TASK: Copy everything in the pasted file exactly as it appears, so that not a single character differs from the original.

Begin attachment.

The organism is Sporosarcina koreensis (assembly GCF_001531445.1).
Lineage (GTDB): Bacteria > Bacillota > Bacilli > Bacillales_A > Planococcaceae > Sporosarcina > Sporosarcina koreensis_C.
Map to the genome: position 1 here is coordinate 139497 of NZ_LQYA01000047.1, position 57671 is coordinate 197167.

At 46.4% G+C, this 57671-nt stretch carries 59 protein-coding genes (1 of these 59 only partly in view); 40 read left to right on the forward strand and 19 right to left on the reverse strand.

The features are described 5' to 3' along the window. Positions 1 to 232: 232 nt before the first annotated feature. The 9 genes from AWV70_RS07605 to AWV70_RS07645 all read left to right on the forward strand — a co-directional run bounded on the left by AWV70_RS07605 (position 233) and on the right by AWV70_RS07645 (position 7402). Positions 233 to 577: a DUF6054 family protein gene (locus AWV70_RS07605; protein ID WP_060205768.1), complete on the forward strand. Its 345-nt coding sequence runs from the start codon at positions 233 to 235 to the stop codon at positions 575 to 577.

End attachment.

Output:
The organism is Sporosarcina koreensis (assembly GCF_001531445.1).
Lineage (GTDB): Bacteria > Bacillota > Bacilli > Bacillales_A > Planococcaceae > Sporosarcina > Sporosarcina koreensis_C.
Map to the genome: position 1 here is coordinate 139497 of NZ_LQYA01000047.1, position 57671 is coordinate 197167.

At 46.4% G+C, this 57671-nt stretch carries 59 protein-coding genes (1 of these 59 only partly in view); 40 read left to right on the forward strand and 19 right to left on the reverse strand.

The features are described 5' to 3' along the window. Positions 1 to 232: 232 nt before the first annotated feature. The 9 genes from AWV70_RS07605 to AWV70_RS07645 all read left to right on the forward strand — a co-directional run bounded on the left by AWV70_RS07605 (position 233) and on the right by AWV70_RS07645 (position 7402). Positions 233 to 577: a DUF6054 family protein gene (locus AWV70_RS07605; protein ID WP_060205768.1), complete on the forward strand. Its 345-nt coding sequence runs from the start codon at positions 233 to 235 to the stop codon at positions 575 to 577.